Early life stage transient aristolochic acid exposure induces behavioral hyperactivity but not nephrotoxicity in larval zebrafish

Aquat Toxicol. 2021 Jul 18;238:105916. doi: 10.1016/j.aquatox.2021.105916. Online ahead of print.


Aristolochic acids (AA) are nitrophenanthrene carboxylic acids found in plants of the Aristolochiaceae family. Humans are exposed to AA by deliberately taking herbal medicines or unintentionally as a result of environmental contamination. AA is notorious for its nephrotoxicity, however, fewer studies explore potential neurotoxicity associated with AA exposure. The developing nervous system is vulnerable to xenobiotics, and pregnant women exposed to AA may put their fetuses at risk. In the present study, we used the embryonic zebrafish model to evaluate the developmental neurotoxicity associated with AA exposure. At non-teratogenic concentrations (≤ 4 µM), continuous AA exposure from 8 to 120 hours post fertilization (hpf) resulted in larval hyperactivity that was characterized by increased moving distance, elevated activity and faster swimming speeds in several behavioral assays. Further analysis revealed that 8-24 hpf is the most sensitive exposure window for AA-induced hyperactivity. AA exposures specifically increased motor neuron proliferation, increased apoptosis in the eye, and resulted in cellular oxidative stress. In addition, AA exposures increased larval eye size and perturbed the expression of vision genes. Our study, for the first time, demonstrates that AA is neurotoxic to the developmental zebrafish with a sensitive window distinct from its well-documented nephrotoxicity.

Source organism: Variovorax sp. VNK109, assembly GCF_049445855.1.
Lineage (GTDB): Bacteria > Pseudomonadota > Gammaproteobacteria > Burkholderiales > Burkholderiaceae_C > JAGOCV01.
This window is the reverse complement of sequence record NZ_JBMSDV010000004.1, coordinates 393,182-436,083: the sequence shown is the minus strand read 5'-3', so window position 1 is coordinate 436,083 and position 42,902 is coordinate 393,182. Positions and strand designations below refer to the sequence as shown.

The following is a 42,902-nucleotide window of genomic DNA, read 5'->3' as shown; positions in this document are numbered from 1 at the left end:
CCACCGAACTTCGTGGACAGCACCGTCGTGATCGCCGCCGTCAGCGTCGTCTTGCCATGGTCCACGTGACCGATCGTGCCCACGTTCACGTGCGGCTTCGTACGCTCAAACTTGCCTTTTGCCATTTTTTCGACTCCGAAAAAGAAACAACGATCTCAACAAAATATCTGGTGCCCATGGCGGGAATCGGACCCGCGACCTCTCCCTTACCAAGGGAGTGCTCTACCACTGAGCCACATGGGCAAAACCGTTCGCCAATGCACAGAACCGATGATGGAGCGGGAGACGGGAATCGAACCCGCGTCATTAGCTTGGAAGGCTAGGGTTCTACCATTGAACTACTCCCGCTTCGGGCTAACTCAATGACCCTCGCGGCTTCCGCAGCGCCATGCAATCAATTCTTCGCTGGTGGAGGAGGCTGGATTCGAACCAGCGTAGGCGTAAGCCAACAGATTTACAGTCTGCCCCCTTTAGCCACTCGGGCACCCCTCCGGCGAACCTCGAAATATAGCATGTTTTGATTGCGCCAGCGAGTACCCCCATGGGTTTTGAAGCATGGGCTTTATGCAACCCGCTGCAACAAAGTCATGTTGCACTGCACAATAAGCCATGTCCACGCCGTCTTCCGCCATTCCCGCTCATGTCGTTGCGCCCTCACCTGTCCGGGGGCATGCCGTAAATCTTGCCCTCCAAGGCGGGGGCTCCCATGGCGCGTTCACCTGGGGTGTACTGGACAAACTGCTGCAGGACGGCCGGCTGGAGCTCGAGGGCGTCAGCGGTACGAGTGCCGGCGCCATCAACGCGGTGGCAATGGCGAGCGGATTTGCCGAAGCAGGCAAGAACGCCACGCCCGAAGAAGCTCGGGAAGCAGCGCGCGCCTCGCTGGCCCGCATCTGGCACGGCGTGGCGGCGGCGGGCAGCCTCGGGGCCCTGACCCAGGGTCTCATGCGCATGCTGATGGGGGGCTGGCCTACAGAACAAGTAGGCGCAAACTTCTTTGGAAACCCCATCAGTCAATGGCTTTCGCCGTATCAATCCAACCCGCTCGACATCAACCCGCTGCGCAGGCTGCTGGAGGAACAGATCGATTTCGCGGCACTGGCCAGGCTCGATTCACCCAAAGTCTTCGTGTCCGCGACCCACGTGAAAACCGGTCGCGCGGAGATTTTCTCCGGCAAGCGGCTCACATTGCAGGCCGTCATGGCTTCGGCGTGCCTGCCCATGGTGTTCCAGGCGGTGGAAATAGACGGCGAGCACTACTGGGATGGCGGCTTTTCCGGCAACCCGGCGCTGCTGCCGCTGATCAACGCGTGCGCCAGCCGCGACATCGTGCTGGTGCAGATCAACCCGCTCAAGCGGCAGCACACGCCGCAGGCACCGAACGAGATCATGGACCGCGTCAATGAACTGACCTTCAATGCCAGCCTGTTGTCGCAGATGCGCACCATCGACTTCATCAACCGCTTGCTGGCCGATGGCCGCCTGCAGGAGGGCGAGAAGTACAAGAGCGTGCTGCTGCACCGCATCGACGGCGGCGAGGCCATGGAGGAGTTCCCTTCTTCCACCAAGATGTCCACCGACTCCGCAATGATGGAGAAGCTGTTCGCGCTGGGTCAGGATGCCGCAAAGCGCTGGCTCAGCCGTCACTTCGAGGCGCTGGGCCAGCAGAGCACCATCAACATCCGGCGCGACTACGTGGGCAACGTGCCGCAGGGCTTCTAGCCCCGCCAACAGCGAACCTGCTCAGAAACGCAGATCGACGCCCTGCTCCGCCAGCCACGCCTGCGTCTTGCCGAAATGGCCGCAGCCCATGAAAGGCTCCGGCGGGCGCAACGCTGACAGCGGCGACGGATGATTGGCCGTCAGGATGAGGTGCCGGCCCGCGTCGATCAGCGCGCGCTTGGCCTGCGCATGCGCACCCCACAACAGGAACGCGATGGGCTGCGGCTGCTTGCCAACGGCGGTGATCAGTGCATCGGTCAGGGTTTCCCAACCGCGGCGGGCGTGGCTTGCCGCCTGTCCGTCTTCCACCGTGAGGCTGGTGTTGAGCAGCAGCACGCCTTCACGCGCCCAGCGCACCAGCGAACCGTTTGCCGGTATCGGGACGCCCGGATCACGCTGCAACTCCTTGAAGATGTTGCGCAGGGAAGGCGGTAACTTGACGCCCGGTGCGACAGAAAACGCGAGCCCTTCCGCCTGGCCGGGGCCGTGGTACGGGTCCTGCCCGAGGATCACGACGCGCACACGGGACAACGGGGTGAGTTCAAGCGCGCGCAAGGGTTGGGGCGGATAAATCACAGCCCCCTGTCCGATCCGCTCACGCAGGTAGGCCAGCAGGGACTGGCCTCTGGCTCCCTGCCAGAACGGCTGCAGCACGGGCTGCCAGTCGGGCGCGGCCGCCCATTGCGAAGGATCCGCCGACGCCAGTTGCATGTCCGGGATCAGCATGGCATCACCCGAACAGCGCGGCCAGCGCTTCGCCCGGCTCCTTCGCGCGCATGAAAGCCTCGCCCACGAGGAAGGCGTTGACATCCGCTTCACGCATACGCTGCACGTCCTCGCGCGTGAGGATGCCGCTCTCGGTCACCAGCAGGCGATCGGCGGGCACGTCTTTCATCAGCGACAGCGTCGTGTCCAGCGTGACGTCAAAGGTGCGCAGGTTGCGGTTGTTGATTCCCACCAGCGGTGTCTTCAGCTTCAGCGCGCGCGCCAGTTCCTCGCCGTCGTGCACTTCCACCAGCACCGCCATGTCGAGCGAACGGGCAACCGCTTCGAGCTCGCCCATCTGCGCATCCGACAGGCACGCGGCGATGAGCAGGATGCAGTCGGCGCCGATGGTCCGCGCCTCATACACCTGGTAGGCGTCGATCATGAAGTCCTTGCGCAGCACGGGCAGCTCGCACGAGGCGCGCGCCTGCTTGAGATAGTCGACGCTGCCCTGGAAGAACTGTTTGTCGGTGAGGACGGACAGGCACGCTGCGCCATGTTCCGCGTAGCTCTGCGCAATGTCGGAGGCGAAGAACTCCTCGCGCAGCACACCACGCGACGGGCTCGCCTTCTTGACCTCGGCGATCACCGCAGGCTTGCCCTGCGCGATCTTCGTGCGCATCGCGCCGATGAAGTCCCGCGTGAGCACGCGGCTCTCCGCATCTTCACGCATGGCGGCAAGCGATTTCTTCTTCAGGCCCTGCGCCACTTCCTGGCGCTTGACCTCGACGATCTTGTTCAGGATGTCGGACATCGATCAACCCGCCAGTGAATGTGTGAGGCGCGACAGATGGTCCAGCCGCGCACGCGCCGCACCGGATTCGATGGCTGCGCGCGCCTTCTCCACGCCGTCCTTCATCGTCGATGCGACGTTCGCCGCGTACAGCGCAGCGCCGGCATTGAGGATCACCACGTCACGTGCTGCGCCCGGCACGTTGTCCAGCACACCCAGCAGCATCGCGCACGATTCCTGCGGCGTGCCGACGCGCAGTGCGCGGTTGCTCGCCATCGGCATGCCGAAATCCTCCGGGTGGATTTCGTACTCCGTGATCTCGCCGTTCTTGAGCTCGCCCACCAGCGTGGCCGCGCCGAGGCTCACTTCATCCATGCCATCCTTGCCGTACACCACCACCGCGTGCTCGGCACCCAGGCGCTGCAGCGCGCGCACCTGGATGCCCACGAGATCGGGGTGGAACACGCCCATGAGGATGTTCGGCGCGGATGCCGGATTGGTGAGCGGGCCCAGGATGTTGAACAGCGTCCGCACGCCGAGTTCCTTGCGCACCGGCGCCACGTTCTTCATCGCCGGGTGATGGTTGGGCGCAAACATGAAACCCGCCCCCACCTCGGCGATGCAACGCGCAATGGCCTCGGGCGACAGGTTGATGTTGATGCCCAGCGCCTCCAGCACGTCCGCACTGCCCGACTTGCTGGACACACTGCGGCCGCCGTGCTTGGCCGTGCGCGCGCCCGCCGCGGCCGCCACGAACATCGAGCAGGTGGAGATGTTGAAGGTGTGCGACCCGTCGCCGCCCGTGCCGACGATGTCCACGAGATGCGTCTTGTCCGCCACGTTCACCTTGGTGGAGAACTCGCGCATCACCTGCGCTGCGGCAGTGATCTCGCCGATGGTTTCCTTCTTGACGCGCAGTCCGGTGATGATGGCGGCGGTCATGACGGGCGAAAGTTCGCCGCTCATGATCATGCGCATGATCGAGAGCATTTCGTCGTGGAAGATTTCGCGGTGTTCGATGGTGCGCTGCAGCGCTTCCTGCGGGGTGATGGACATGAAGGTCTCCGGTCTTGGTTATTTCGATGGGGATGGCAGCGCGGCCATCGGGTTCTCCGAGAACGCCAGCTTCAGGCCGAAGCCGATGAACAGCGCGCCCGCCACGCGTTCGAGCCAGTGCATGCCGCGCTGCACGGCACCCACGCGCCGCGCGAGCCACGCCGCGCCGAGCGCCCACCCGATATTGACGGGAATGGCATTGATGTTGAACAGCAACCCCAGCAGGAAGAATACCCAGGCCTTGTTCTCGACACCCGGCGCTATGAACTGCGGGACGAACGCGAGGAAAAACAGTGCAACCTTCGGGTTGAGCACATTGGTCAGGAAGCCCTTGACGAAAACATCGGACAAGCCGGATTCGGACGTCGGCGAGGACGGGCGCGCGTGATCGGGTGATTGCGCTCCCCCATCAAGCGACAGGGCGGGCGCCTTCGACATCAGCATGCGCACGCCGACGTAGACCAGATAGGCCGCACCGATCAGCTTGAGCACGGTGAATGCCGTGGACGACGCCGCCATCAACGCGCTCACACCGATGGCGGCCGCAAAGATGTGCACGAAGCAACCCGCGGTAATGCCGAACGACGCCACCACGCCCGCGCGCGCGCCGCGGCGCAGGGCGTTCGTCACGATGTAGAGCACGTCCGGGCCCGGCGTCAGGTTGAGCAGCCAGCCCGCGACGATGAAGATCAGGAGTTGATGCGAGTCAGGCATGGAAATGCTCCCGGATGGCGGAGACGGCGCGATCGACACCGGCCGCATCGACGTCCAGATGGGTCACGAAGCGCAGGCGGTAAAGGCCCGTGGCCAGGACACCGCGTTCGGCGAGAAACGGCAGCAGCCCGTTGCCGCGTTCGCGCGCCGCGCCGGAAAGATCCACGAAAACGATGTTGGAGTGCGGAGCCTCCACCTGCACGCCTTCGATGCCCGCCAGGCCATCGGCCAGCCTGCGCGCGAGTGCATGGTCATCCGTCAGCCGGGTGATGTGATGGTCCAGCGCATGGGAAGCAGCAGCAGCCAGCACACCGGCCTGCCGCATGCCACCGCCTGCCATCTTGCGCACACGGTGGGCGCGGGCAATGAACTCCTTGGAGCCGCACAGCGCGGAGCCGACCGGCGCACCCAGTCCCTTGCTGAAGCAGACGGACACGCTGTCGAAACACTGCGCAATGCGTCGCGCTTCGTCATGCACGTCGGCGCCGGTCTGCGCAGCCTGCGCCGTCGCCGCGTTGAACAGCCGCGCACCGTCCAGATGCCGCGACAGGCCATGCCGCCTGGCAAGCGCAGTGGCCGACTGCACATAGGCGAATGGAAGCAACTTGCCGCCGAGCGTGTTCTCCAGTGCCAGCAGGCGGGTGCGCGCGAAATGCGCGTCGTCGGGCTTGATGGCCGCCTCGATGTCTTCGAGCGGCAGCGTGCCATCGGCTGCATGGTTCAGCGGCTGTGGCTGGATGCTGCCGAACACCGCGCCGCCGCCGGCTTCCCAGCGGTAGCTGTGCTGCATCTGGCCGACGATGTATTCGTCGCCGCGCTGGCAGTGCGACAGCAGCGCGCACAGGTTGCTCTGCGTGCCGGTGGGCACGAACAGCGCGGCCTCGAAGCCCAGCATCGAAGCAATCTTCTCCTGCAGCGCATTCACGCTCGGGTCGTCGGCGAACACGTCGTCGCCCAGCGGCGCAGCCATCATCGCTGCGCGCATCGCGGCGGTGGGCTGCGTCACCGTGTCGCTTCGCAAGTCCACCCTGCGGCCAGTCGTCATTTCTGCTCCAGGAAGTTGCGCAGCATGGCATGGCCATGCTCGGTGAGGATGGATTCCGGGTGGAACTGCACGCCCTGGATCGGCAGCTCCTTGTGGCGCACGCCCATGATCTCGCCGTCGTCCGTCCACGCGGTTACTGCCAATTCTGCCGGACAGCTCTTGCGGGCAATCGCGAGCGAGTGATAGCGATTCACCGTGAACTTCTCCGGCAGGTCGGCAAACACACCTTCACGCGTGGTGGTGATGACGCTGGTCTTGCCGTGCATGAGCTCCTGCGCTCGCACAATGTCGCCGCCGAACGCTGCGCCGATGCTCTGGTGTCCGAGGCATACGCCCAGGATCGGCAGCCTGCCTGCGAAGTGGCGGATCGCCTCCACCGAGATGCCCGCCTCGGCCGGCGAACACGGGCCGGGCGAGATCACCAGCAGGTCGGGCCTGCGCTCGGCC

Keywords: Aristolochic acids; Motor neuron; Neurobehavioral toxicity; Oxidative stress; Vision.